In Maine, the leaves have begun to turn and there is no mistaking the transition from summer to autumn in the garden. Although I love fall, I’m not quite ready to see summer go.
The daylilies that filled the garden with color in July are mostly gone, with just an occasional bloom on one of the late-blooming or re-blooming varieties like Lily Muster, Final Touch, Rosy Returns or Sandra Elizabeth.
Lavender also continues to bloom, but much more sparsely than it did in July. In most of the garden, Tradescantia virginiana has died back, but on the side slope it continues to put up new growth and make new flowers.
|Other summer flowers are making a better show in September. The beautiful clear pink flowers of Geranium x oxonianum, which loves Maine’s cool climate, have been blooming continuously since June.|
|Spirea x bumalda ‘Neon Flash,’ added to the garden last year at the top of the side slope planting, has turned out to be a star, putting out a flush of new blooms just as most of the flowers growing around it are fading.|
Most of the summer phlox varieties that graced the garden in August are still hanging on, but their flowers look faded and blowsy.
The real stars of the fall garden, however, are all the varied members of the large Asteraceae (composite) family. Some of these have been planted in my garden; others are wildflower volunteers growing around the edges of the garden.
Echinacea purpurea ‘Magnus’ continues to bloom along the Lavender Walk, but the big show in September is provided by two varieties of Liatris blooming on the side slope. Liatris novae-angliae is on the left below and Liatris aspera is on the right, below. (A third species, L. spicata, bloomed in August here and elsewhere in my garden.)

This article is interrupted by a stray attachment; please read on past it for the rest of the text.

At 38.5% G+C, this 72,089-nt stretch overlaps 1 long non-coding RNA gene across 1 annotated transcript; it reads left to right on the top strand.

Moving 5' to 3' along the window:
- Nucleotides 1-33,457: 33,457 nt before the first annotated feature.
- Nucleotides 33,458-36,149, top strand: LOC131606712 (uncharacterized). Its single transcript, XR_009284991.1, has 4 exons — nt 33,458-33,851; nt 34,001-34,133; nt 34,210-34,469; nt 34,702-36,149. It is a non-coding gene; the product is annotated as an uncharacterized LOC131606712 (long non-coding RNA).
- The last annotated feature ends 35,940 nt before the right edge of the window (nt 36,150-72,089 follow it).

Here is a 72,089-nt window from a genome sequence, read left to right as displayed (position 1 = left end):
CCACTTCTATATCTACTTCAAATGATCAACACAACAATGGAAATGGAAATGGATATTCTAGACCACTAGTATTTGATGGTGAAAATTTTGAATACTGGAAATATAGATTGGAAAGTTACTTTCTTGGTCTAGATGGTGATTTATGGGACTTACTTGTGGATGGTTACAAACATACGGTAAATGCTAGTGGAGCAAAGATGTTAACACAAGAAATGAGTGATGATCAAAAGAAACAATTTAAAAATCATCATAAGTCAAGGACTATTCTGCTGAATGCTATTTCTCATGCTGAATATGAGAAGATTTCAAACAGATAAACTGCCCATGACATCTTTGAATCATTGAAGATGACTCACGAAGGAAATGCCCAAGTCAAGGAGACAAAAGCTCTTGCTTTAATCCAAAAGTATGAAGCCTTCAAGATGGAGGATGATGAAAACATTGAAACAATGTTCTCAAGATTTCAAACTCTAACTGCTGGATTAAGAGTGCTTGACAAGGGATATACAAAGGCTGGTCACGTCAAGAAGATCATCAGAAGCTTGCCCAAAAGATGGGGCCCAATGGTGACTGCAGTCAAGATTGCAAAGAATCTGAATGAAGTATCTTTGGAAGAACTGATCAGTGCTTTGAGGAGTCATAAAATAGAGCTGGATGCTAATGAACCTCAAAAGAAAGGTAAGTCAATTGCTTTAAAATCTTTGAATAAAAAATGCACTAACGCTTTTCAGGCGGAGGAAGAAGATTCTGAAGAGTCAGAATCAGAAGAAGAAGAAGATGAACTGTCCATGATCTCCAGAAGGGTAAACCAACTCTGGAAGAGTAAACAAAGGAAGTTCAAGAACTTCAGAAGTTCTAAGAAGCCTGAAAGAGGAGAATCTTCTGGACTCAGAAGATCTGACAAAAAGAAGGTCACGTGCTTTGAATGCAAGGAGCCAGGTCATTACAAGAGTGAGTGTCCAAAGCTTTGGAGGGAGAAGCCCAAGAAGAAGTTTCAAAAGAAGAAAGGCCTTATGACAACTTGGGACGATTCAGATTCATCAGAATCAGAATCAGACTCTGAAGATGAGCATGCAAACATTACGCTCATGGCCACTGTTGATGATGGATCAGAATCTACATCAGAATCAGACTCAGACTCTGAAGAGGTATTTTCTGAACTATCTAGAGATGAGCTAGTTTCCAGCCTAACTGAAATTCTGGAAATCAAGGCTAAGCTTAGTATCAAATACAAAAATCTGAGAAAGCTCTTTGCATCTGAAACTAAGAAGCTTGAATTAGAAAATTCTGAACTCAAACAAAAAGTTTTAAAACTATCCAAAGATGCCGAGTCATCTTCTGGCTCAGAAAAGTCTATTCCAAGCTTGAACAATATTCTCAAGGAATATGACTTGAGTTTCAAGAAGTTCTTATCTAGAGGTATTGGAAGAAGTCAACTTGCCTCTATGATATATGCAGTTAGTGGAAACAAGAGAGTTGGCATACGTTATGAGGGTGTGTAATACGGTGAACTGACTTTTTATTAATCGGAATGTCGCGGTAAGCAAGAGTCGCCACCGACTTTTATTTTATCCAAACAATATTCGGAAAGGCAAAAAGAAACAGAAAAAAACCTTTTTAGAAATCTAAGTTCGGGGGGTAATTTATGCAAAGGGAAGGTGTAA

Outside the boundaries of the garden, this is the season for goldenrods and asters. I confess that I don’t always have the patience to key out and properly identify the many species of these plants growing on my property. I’m not sure which one this is, although I’m reasonably certain it is a Solidago. The more easily identified species below are Solidago bicolor (silverrod) on the left and Solidago squarrosa, with its characteristic narrow, upright inflorescence, on the right.
I find the myriad asters even more confusing than the goldenrods. The easiest to identify is the stiff, flax-leaved aster (Ionactis linarifolia) which grows enthusiastically and blooms profusely in my sandy soil. This has lovely lavender flowers, which the camera has had trouble capturing. I am hoping to establish some of this in unamended soil at the bottom of the front slope planting that is next year’s big garden project.
Several other aster species grow at the edge of the woods along the side of the driveway.
The wild New England asters (Symphyotrichum novae-angliae) in my neighborhood have not yet begun to bloom. But in the garden, the popular cultivar ‘Alma Potschke’ is just beginning to open her buds.
Garden Bloggers’ Bloom Day is hosted on the 15th of each month (although some of us are habitually late to the party!) by Carol at May Dreams Gardens. Visit her blog to see September blooms from far and near.
Filed under: GBBD, Photo essays, seasons, wildflowers Tagged: aster, daylilies, goldenrod, hardy geranium, Hemerocallis, hydrangea, lavender, Liatris, phlox, sedum, Solidago, Spirea 'Magic Carpet', tradescantia